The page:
Emergence is played in rounds. During a single round of game play, the Lead player (the one holding the Leader token) will lead the round by first allowing all the players to determine their next actions in a set amount of time. This is referred to as the “Countdown”. During the Countdown (which is done verbally and loud enough for all the players to hear), all players select an action and an augmentation.

Actions are determined by placing the Action marker on the Player board. There are two sides to the Action marker that determine the player’s augmentation for the round. These are “Electromechanical” and “Biomechanical”. The augmentation selected determines which Data block types the player can attempt to “read” and influences movement.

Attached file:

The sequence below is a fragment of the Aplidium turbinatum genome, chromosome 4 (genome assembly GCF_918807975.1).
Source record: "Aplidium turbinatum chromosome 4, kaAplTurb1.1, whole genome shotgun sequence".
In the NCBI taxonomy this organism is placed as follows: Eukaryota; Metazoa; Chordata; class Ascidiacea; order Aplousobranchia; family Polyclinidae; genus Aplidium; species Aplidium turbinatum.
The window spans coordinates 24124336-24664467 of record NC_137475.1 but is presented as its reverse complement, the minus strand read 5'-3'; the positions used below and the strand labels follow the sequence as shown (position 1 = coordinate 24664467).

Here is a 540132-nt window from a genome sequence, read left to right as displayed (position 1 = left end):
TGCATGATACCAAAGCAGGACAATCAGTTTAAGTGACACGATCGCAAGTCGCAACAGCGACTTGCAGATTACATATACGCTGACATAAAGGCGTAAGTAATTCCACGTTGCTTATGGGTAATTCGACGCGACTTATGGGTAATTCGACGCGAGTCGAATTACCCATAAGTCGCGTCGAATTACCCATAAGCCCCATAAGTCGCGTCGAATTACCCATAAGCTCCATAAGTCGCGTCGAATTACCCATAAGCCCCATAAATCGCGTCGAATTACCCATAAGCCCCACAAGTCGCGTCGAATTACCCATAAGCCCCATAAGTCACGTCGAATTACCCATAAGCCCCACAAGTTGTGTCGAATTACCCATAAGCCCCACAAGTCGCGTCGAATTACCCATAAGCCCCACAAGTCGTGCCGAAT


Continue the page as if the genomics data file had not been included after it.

The actions are broken down into two subsets. These are tile actions and hostile actions.

  • Activate: Allows the player to take an action on the tile their Agent meeple currently occupies. This includes activating a “Data” Game tile, activating a “Compile” Game tile, and activating an “Assimilate” Game tile. Activating a “Data” Game tiles allow the player to collect Data blocks, activating a “Compile” Game tile allows the player to convert collected Data blocks into Knowledge tokens, and activating an “Assimilate” Game tile allows the player to score points.
  • Boost: Allows the player to move one additional Game tile.
  • Replenish: Allows the player to add additional Data blocks to a Game tile.
  • Hack: Allows the player to steal Data blocks from an opponent who has an Agent meeple on an adjacent Game tile at the cost of a Knowledge token.
  • Spy: Allows the player to look at an opponent’s Allegiance card at the cost of Knowledge tokens.